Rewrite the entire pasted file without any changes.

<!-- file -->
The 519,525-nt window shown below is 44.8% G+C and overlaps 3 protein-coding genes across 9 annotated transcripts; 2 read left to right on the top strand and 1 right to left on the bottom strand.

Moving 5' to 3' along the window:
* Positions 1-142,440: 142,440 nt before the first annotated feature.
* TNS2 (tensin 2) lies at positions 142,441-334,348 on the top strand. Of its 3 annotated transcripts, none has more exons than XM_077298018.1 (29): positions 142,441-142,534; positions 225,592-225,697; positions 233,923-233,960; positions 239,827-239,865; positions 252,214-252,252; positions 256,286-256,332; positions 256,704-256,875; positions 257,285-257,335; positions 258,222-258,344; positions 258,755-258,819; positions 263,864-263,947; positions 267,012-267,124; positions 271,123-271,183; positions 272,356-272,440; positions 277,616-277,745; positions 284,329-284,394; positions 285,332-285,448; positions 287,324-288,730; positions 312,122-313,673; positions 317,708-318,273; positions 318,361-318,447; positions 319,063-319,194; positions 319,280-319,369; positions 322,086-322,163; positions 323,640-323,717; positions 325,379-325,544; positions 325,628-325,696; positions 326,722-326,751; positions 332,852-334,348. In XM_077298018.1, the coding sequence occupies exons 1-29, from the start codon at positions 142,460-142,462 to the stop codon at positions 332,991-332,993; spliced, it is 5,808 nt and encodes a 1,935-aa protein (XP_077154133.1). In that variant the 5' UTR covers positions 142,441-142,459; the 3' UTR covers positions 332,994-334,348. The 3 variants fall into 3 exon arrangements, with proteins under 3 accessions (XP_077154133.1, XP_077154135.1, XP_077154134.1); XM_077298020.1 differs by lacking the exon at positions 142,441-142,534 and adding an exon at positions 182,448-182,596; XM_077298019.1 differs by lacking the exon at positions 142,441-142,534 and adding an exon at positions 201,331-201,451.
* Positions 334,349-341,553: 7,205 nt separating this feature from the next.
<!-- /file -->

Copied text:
The 519,525-nt window shown below is 44.8% G+C and overlaps 3 protein-coding genes across 9 annotated transcripts; 2 read left to right on the top strand and 1 right to left on the bottom strand.

Moving 5' to 3' along the window:
* Positions 1-142,440: 142,440 nt before the first annotated feature.
* TNS2 (tensin 2) lies at positions 142,441-334,348 on the top strand. Of its 3 annotated transcripts, none has more exons than XM_077298018.1 (29): positions 142,441-142,534; positions 225,592-225,697; positions 233,923-233,960; positions 239,827-239,865; positions 252,214-252,252; positions 256,286-256,332; positions 256,704-256,875; positions 257,285-257,335; positions 258,222-258,344; positions 258,755-258,819; positions 263,864-263,947; positions 267,012-267,124; positions 271,123-271,183; positions 272,356-272,440; positions 277,616-277,745; positions 284,329-284,394; positions 285,332-285,448; positions 287,324-288,730; positions 312,122-313,673; positions 317,708-318,273; positions 318,361-318,447; positions 319,063-319,194; positions 319,280-319,369; positions 322,086-322,163; positions 323,640-323,717; positions 325,379-325,544; positions 325,628-325,696; positions 326,722-326,751; positions 332,852-334,348. In XM_077298018.1, the coding sequence occupies exons 1-29, from the start codon at positions 142,460-142,462 to the stop codon at positions 332,991-332,993; spliced, it is 5,808 nt and encodes a 1,935-aa protein (XP_077154133.1). In that variant the 5' UTR covers positions 142,441-142,459; the 3' UTR covers positions 332,994-334,348. The 3 variants fall into 3 exon arrangements, with proteins under 3 accessions (XP_077154133.1, XP_077154135.1, XP_077154134.1); XM_077298020.1 differs by lacking the exon at positions 142,441-142,534 and adding an exon at positions 182,448-182,596; XM_077298019.1 differs by lacking the exon at positions 142,441-142,534 and adding an exon at positions 201,331-201,451.
* Positions 334,349-341,553: 7,205 nt separating this feature from the next.